Believe it or not, boys and girls, once upon a time, not so long ago, certain rock bands long past their use-by date valiantly attempted to re-enter the public consciousness and get on Top 40 radio (when there was such a thing) by recording power ballads. I know, I know—it seems silly now, nigh impossible, even. But true, so true.
I point to KISS (“Forever”), Alice Cooper (“Poison”), Kix (“Don’t Close Your Eyes”), and Aldo Nova (“Someday”) as examples of this—and not particularly quality examples (of the four, the KISS track is the only one I return to repeatedly). All had had their moments in the sun—well, except for Kix, unless by “moment in the sun” we’re referring to playing the freshman social at Hagerstown Community College in ’83—and had faded into the background or, in the case of Nova, disappeared altogether. Yet each act reanimated its career by slowing the tempo, turning up the drums and the amplified acoustic gee-tars, throwing in the WEE-diddle-diddle solo, and waxing dramatic about love or lack of love, or suicide, or whatever.
Even a once-commanding presence like Kansas couldn’t help but get in on the game. From roughly 1977 to 1980, these guys were the absolute shit, an American answer to the British prog bands like ELP, Yes, and Jethro Tull, which had all become arena-rockin’ gods in this country. Kansas regularly played stadiums on the backs of tracks like “Point of Know Return,” “Carry on Wayward Son,” and “Dust in the Wind,” as well as the tanned, smooth back of keyboardist and singer Steve Walsh, who, when the weather was warm, was prone to performing in just his tight shorts and knee-high athletic socks. Cuz it was the Seventies, and he could sing better that way, plus what’s the use of tanning one’s supple, toned pecs if one can’t show them off to 40,000 people? I ask myself that question all the time …
Walsh split the band in the early Eighties, only to return in 1985 after several years of only being able to show off his pecs to audiences of a few hundred at a time. With Dixie Dregs (and future Deep Purple) guitarist Steve Morse replacing longtime band mastermind Kerry Livgren, Kansas released an album called Power in 1986. It was a modest hit, in large part due to “All I Wanted,” a slab o’ slow-dancin’ goodness Walsh and Morse conjured up apparently after listening to Night Ranger’s Seven Wishes for an entire weekend straight.
Lyrically, it’s heartbreak-by-numbers stuff, using only three or four colors. Each of the verses ends with some variation of “All I wanted was to [hold/touch/love/tickle/lick/engage in a three-way with your sister and] you,” preceded by a line with an internal rhyme. So you get “You say it’s time to stay behind,” “There’s no need for blame cause we’re not the same,” and “It’s not so strange for us to change”—not exactly heady stuff; probably took Walsh three or four minutes to write. There’s also something of a chorus whose purpose is apparently to allow him to hit a couple notes in his upper register and emote a little, like any good chorus should.
This is not to say that Walsh does not deliver the cheese with a manly come-hither big-willied rock star voice, for he does. There’s also the portion after Morse’s brief mid-song guitar interlude (the solo doesn’t come until the end) when we fear the cheese might melt in his hands as a result of the heat emanating from a line like, “All I wanted was to love you,” sung in an almost heroic fashion. Yes, my heart is broken, he seems to say, but I just want to tell you this one last thing—all I wanted was to … love … you. At which point, all his beloved’s clothes miraculously disappear, and they get down to some serious coital action as the guitar solo builds.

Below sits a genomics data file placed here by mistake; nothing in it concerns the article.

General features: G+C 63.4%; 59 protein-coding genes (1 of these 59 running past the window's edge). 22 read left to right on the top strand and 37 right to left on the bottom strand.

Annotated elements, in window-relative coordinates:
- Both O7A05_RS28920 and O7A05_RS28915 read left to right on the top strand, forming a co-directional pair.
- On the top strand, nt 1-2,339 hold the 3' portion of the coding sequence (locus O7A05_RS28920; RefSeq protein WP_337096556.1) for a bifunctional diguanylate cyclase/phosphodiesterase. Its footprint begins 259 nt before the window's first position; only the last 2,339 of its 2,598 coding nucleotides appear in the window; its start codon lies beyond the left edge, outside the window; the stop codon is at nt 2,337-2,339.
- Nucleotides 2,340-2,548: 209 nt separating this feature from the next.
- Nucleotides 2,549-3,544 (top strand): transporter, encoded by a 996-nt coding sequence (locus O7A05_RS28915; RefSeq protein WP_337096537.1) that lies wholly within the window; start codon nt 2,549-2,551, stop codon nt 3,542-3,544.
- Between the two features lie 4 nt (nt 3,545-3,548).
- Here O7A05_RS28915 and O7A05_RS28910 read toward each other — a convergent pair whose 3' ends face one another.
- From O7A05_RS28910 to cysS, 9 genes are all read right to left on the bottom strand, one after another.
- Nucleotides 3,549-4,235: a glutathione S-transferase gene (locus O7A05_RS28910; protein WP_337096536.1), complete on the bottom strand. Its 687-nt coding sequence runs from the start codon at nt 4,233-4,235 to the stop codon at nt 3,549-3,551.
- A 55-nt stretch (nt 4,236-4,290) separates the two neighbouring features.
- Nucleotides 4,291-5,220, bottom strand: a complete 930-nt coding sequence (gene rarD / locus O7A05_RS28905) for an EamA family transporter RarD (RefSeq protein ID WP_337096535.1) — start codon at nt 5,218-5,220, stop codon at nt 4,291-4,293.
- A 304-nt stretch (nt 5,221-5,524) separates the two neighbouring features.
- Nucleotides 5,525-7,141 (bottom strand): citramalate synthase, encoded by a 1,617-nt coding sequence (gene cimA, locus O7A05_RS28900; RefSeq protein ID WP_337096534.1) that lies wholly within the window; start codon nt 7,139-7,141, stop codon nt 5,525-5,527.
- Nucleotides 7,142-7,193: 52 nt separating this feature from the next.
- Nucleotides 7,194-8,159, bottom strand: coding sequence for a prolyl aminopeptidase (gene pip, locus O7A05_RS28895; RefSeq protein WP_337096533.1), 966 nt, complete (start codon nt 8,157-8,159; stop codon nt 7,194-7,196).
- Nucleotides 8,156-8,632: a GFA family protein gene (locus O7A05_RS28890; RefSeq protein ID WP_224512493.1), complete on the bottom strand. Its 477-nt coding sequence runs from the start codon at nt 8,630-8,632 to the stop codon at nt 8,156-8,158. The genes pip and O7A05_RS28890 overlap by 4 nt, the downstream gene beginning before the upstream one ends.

Instrumentally, “All I Wanted” is pure mid-Eighties adult contemporary blandness—about 75 tracks of lush keyboards and drums that sound like they were recorded at a Radio Shack over someone’s lunch break. It’s a shame, too, because the melody is pleasant enough, though a bit odd coming from someone like Steve Morse, whose jazz-inflected Dixie Dregs material is several times thornier (and more interesting) than this. In other words, there’s little here that sounds like Kansas—no suite structure, no noodling, and if there’s a violin on the record, it’s of the Casio PT-1 variety.
It’s impossible to discuss this song without mentioning the unintentionally hilarious video, which interspersed black-and-white lip- and finger-synch footage of Walsh and Morse with color stock video that appears to have been repurposed from television ads for Dry Idea or Massengill (some stills from these sections grace this very column). I imagine the video’s director calling the band and telling them that only members named Steve could show up (causing perennially eyepatched guitarist Rich Williams to file a complaint with the band’s Human Resources department). To see Walsh in the video, though, was to see a man born to preen, in his leather jacket, with his perfectly coiffed Eighties rock star hair, looking sincere and, yes, a little hurt, as he “sings” the song. The ladies just had to know the bronze pecs of old were somewhere under that outfit, and that, on some wonderful evening, at some concert for some fortunate audience, he might bare them once again.
Kansas still tours, but no one is asking to see Walsh’s pecs anymore. This is what he looked like then. This is what he looks like now, having taken an ugly pill and decided he was a shaman, as well as a keyboard player. Somewhere along the way, he apparently also gargled with battery acid, shortly after eating an Applebee’s glass shard appetizer, cuz last I heard the band, his voice sounded more than a little ragged. Yes, it’s a little sad, but we still have classic Kansas to ponder over, and “All I Wanted” to bring the power ballad thunder, when the power ballad thunder is called for.